The absence of substantive dialogue leaves both those with eating disorders and those trying to support people with eating disorders with an alarming dearth of information. This lack, combined with an utter scarcity of resources, has led me to believe that people with eating disorders may be one of the most under-supported groups on campus.

This disease is too common and too dangerous to ignore. Eating disorders have the highest mortality rate of any mental illness; the it has been estimated that someone dies from eating disorder complications every fifty-two minutes. Heart attacks, dehydration, electrolyte imbalance and other physical complications often lead to death, but suicide rises to the top as the number one cause of death for those suffering with an eating disorder. The Center for Discovery states that having an eating disorder makes a person 32 times more likely to attempt suicide, and that up to 20% of all untreated cases of eating disorders end in suicide.

I use the term eating disorder a lot, so I feel that it would be good to discuss what that means. Most of us first conjure up an image of an extremely underweight individual who goes to extreme measures to reduce caloric intake. While not inherently wrong, this depiction is only true some of the time. Although the behavioral and physical aspects are the most talked about components of an eating disorder, in reality, that definition barely scratches the surface. Every health professional I interviewed said that eating disorders are first and foremost a psychological phenomena. In an article for ATTN, Dr. Rebecca Wagner, director of the Eating Recovery Center, argues that eating disorders completely take over people’s lives, affecting their relationships and ability to function at work or at school. In other words, over time, the disease deprives people of everything that is important to them.

That doesn’t mean that eating disorders aren’t or can’t be physical. From damage to eyesight and decreases in bone density to irregular heartbeats and lessened brain functioning, eating disorders indeed also pose very serious threats to our physical health.

Eating disorders, like most mental illnesses, exist on a spectrum. Many people have a fraught relationship with food and/or their bodies without having a diagnosable eating disorder. Given current diet culture and impossible beauty standards, it can be hard to tell when someone is in need of help. They can affect people of all ages and demographics, but the most common ages of onset are 14 and 18. Therefore, early intervention is crucial because eating disorders become more severe and less receptive to treatment over time.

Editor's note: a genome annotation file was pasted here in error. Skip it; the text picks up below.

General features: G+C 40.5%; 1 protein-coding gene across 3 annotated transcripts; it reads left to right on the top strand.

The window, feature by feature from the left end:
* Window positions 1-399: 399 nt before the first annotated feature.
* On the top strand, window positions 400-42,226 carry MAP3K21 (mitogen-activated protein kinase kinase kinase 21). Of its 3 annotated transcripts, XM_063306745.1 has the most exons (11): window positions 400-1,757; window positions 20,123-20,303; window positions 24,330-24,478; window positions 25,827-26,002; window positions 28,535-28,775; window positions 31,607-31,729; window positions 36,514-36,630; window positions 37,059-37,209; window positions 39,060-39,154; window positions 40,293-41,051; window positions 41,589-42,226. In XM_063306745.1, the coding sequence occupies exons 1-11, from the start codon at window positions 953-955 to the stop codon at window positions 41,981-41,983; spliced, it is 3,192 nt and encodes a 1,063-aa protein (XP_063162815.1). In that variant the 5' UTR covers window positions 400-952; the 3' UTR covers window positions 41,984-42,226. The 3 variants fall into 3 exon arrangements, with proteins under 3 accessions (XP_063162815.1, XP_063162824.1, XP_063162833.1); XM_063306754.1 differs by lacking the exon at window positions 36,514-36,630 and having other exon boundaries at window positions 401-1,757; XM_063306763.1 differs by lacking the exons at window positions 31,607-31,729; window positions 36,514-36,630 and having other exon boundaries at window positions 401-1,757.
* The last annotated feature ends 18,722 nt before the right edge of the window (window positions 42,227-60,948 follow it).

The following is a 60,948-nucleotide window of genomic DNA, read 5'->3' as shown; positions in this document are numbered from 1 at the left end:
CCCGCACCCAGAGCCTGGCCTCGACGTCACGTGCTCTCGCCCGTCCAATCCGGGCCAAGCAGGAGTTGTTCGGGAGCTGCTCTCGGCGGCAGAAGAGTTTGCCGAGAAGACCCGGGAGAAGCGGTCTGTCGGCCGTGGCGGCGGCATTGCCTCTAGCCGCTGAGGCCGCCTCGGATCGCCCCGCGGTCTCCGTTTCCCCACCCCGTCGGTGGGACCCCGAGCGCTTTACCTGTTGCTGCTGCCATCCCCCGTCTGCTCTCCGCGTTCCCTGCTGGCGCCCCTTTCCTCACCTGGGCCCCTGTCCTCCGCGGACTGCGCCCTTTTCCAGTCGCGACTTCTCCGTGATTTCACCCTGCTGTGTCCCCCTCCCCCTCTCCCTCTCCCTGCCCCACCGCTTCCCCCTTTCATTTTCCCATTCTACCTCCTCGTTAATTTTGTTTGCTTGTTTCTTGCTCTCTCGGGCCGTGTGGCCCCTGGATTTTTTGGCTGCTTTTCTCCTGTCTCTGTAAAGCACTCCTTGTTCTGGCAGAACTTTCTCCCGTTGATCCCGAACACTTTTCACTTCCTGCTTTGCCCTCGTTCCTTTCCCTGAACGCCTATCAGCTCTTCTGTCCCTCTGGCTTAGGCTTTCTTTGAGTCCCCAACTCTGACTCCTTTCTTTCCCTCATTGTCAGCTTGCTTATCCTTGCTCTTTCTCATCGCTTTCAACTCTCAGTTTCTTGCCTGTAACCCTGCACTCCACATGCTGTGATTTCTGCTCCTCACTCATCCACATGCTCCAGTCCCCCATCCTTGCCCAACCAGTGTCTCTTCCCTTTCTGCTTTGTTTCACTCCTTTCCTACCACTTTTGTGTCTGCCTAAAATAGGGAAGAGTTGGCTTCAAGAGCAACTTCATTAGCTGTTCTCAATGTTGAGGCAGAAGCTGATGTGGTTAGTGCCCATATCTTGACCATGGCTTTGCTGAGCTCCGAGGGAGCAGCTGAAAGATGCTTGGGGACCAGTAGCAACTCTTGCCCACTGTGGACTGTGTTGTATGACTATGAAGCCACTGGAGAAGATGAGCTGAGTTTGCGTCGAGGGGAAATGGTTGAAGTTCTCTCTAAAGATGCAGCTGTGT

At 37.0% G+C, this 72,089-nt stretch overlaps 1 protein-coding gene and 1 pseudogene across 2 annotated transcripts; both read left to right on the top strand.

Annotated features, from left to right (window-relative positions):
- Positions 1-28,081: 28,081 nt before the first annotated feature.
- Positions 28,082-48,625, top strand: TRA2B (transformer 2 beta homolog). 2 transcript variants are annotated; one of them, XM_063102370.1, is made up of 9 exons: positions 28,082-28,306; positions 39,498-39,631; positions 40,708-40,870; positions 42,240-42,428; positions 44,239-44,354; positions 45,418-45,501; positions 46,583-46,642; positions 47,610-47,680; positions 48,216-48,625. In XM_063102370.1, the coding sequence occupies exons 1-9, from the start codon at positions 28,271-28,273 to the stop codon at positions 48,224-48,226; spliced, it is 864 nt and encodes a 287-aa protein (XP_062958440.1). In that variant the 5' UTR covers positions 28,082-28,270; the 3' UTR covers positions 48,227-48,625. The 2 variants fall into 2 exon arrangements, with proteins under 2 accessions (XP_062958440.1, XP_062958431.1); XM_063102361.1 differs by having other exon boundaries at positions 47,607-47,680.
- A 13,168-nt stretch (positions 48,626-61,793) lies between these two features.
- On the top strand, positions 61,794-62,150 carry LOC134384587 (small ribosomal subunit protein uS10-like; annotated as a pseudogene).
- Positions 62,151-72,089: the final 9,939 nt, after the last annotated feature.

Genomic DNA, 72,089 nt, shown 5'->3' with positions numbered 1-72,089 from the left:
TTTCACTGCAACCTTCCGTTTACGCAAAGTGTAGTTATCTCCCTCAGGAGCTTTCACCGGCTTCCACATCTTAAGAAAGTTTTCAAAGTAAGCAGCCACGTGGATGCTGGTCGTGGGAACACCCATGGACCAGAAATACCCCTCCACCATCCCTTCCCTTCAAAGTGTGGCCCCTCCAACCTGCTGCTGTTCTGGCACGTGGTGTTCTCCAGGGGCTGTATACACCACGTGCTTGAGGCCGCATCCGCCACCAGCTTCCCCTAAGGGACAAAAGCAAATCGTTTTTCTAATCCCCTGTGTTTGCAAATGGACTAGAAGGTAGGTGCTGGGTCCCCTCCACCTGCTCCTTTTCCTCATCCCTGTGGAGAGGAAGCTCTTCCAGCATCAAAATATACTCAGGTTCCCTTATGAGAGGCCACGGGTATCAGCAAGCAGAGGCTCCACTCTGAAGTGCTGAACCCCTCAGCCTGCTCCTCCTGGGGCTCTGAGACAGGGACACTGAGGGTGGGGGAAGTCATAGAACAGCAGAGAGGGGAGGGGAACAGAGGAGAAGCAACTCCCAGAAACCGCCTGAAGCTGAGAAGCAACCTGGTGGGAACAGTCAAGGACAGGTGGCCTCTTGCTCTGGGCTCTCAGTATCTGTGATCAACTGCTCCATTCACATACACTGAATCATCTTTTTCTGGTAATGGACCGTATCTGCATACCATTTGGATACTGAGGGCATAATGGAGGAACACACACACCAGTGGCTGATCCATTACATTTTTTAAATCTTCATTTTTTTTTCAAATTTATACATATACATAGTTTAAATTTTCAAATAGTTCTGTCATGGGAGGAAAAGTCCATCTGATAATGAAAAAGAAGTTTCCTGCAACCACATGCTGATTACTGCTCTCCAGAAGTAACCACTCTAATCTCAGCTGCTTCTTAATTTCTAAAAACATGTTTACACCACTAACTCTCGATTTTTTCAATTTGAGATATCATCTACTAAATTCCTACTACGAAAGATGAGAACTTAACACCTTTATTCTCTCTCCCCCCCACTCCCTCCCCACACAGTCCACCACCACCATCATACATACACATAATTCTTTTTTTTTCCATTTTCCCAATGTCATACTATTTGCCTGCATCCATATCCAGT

I focused this series on athletes because athletes represent the population at the highest risk. Psychologists from the University of Utah and Tulsa University separately both estimated that one-third of female collegiate athletes suffer from some kind of disordered eating. While female endurance athletes top the charts for rates of disordered eating, all athletes are at higher risk for disordered behaviors. One particularly salient example from Newsweek reported that 40% of Cornell University’s football team participated in binging and purging.

Many people in the Grinnell athletics department and on campus are aware of this issue. When I spoke with Birant Akbay, a doctoral psychology student  at the University of Iowa who sees students at Grinnell and hosts athlete support groups, he said, ​​“We just don’t have that resource yet. But, it doesn’t mean that coaches aren’t aware that there’s a gap in those resources and SHAW isn’t aware. They are aware. I think they’re at least starting to push for change.”

We just don’t have that resource yet. But, it doesn’t mean that coaches aren’t aware that there’s a gap in those resources and SHAW isn’t aware. They are aware. I think they’re at least starting to push for change.

— Birant Akbay

The stigma surrounding eating disorders, coupled with a serious lack of resources, has left us in what I consider a crisis. During my interviews for this series, some of the people I talked to — the professionals and people in charge, the people a person struggling with an eating disorder might go to for support — began taking notes, asking me for resources or to share the research I had done or speak more about my experiences. Our conversation turned into more of a brainstorming session, as both of us tried to figure out how to help current students.

Change is possible. We can provide people who are struggling with eating disorders the support, but we first need to break down the stigma and misconceptions and prioritize creating more resources on campus. I talked with many individuals across campus who offered their stories and suggestions, and in future articles I hope to provide my insights on the next steps of how to get there.